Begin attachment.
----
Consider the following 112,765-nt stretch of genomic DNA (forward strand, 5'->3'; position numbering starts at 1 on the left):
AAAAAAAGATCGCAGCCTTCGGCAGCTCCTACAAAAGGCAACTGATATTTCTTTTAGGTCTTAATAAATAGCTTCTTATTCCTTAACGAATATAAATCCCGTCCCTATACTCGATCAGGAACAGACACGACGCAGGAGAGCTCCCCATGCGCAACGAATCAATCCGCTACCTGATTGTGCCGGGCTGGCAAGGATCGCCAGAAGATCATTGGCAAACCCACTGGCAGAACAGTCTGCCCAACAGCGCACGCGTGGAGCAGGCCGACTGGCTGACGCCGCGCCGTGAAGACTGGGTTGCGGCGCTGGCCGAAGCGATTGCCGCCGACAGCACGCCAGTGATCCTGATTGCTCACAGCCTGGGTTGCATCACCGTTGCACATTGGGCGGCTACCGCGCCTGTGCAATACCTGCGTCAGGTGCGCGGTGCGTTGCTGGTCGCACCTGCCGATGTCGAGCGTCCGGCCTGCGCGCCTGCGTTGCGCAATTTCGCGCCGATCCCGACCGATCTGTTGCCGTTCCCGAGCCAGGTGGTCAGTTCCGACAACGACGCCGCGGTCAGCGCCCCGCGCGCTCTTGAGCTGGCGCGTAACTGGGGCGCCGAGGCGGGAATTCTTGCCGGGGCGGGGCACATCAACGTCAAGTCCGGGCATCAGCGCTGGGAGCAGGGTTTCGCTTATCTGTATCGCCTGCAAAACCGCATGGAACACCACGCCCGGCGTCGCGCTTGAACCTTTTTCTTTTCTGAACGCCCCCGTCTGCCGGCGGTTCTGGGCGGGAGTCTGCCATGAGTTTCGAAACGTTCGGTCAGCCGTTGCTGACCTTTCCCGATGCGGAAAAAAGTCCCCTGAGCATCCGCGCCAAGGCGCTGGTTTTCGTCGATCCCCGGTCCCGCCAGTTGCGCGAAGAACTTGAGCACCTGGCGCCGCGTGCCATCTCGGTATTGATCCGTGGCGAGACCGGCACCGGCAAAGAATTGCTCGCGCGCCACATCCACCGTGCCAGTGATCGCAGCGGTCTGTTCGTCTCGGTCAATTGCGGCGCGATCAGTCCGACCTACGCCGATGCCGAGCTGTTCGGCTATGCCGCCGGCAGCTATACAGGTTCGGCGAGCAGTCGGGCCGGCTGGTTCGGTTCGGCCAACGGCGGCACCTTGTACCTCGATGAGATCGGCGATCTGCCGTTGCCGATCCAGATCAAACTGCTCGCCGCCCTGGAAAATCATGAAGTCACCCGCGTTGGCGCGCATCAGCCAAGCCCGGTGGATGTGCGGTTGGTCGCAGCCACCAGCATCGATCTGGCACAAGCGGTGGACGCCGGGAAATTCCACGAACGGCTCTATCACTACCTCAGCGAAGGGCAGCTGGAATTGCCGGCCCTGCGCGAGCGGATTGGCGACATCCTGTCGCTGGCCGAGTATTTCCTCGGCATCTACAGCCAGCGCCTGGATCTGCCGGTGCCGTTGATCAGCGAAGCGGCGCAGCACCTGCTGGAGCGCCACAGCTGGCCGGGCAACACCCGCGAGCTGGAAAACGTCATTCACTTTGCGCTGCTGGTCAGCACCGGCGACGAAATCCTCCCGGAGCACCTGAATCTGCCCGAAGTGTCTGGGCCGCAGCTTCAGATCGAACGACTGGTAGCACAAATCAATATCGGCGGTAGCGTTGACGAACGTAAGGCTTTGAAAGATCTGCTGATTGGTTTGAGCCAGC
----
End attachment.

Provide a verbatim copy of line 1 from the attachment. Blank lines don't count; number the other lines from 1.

Consider the following 112,765-nt stretch of genomic DNA (forward strand, 5'->3'; position numbering starts at 1 on the left):